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C.A.R. Must Combat Impunity to Achieve Peace, President Says

Faustin-Archange Touadera, President of the Central African Republic, addresses a news conference at the Untied Nations in Geneva, Switzerland, Sept. 27, 2017.

In a speech to the U.N. Human Rights Council, the president of Central African Republic told the 47-member body the road to peace for his embattled country lies in combating impunity and making people accountable for their crimes.

CAR President Faustin-Archange Touadera says those who have caused the deaths of more than 4,000 people and the displacement of hundreds of thousands since conflict erupted in 2013 must be punished. Fighting started when predominantly Muslim Seleka rebels seized power in the capital, Bangui. Anti-Balaka militias, mostly Christians, fought back.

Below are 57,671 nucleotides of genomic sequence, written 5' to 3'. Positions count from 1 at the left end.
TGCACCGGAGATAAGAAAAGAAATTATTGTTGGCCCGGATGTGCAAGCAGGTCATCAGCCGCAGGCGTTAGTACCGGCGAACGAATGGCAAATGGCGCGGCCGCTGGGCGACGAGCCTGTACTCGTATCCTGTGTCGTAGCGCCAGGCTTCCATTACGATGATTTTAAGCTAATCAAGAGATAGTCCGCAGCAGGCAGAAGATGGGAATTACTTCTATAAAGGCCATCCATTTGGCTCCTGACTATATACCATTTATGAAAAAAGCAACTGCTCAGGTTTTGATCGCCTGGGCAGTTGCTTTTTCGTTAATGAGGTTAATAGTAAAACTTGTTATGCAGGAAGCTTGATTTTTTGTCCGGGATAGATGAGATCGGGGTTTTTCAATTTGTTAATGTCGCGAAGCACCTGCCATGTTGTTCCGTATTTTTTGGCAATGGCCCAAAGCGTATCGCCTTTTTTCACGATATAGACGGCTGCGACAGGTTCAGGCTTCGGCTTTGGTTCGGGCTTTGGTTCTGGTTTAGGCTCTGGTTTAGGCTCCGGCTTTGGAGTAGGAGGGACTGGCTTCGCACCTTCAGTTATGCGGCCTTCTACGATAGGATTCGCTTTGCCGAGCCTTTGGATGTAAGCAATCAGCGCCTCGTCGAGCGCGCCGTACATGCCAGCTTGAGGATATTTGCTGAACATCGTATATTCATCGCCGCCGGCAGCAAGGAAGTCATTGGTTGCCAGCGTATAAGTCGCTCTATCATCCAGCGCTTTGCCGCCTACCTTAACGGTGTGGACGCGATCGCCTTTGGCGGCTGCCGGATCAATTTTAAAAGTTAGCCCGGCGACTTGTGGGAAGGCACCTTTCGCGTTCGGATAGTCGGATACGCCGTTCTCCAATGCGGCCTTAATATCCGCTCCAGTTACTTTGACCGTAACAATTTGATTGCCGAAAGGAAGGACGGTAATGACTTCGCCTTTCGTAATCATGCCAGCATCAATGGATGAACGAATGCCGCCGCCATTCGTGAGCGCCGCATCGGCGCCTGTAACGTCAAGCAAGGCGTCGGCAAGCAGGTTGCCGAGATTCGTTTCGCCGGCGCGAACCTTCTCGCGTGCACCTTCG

The grave human rights situation in the country has weakened the authority of the state and the independence of the judiciary, he says, which has paved the way for people to carry out their own justice.

"This situation is unacceptable and it cannot go on," Touadera said.

Zero tolerance of impunity is the way toward lasting peace, he says, adding that there is no contradiction between peace and justice. Instead, he says, they are complementary.

The president says the impunity, which has existed in CAR for decades, has led to new crimes. Now, he stresses, the government has an obligation to make sure those who have committed war crimes and crimes against humanity be held to account, and the victims of those crimes receive justice and recompense for their suffering.